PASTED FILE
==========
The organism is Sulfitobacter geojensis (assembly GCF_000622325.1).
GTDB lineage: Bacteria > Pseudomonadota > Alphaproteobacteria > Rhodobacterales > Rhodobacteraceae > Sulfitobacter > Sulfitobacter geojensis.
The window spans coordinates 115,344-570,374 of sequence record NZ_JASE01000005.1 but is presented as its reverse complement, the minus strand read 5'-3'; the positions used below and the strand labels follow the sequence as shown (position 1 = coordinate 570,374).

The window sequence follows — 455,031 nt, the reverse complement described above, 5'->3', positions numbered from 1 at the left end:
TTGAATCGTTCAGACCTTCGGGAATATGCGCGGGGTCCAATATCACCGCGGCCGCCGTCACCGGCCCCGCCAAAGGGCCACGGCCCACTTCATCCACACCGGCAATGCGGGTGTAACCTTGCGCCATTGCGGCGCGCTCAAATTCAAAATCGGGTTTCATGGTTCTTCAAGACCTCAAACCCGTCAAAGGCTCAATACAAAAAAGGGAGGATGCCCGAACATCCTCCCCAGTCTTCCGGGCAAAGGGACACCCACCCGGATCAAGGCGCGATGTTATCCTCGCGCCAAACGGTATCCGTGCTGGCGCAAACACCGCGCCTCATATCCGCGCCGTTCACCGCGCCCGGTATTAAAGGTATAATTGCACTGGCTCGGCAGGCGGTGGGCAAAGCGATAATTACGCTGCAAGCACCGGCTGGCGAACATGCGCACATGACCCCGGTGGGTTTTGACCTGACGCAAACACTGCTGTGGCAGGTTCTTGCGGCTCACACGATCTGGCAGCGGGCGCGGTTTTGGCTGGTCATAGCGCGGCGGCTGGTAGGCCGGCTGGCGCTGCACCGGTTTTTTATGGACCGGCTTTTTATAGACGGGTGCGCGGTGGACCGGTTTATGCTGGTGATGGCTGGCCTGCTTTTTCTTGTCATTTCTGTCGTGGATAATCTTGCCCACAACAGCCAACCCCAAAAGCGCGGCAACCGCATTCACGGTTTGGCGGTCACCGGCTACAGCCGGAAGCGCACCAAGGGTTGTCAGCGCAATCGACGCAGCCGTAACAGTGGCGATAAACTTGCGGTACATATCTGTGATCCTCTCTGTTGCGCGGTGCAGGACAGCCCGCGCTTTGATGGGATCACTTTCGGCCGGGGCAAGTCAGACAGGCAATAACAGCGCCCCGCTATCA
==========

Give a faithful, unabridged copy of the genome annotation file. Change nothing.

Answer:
The organism is Sulfitobacter geojensis (assembly GCF_000622325.1).
GTDB lineage: Bacteria > Pseudomonadota > Alphaproteobacteria > Rhodobacterales > Rhodobacteraceae > Sulfitobacter > Sulfitobacter geojensis.
The window spans coordinates 115,344-570,374 of sequence record NZ_JASE01000005.1 but is presented as its reverse complement, the minus strand read 5'-3'; the positions used below and the strand labels follow the sequence as shown (position 1 = coordinate 570,374).

The window sequence follows — 455,031 nt, the reverse complement described above, 5'->3', positions numbered from 1 at the left end:
TTGAATCGTTCAGACCTTCGGGAATATGCGCGGGGTCCAATATCACCGCGGCCGCCGTCACCGGCCCCGCCAAAGGGCCACGGCCCACTTCATCCACACCGGCAATGCGGGTGTAACCTTGCGCCATTGCGGCGCGCTCAAATTCAAAATCGGGTTTCATGGTTCTTCAAGACCTCAAACCCGTCAAAGGCTCAATACAAAAAAGGGAGGATGCCCGAACATCCTCCCCAGTCTTCCGGGCAAAGGGACACCCACCCGGATCAAGGCGCGATGTTATCCTCGCGCCAAACGGTATCCGTGCTGGCGCAAACACCGCGCCTCATATCCGCGCCGTTCACCGCGCCCGGTATTAAAGGTATAATTGCACTGGCTCGGCAGGCGGTGGGCAAAGCGATAATTACGCTGCAAGCACCGGCTGGCGAACATGCGCACATGACCCCGGTGGGTTTTGACCTGACGCAAACACTGCTGTGGCAGGTTCTTGCGGCTCACACGATCTGGCAGCGGGCGCGGTTTTGGCTGGTCATAGCGCGGCGGCTGGTAGGCCGGCTGGCGCTGCACCGGTTTTTTATGGACCGGCTTTTTATAGACGGGTGCGCGGTGGACCGGTTTATGCTGGTGATGGCTGGCCTGCTTTTTCTTGTCATTTCTGTCGTGGATAATCTTGCCCACAACAGCCAACCCCAAAAGCGCGGCAACCGCATTCACGGTTTGGCGGTCACCGGCTACAGCCGGAAGCGCACCAAGGGTTGTCAGCGCAATCGACGCAGCCGTAACAGTGGCGATAAACTTGCGGTACATATCTGTGATCCTCTCTGTTGCGCGGTGCAGGACAGCCCGCGCTTTGATGGGATCACTTTCGGCCGGGGCAAGTCAGACAGGCAATAACAGCGCCCCGCTATCA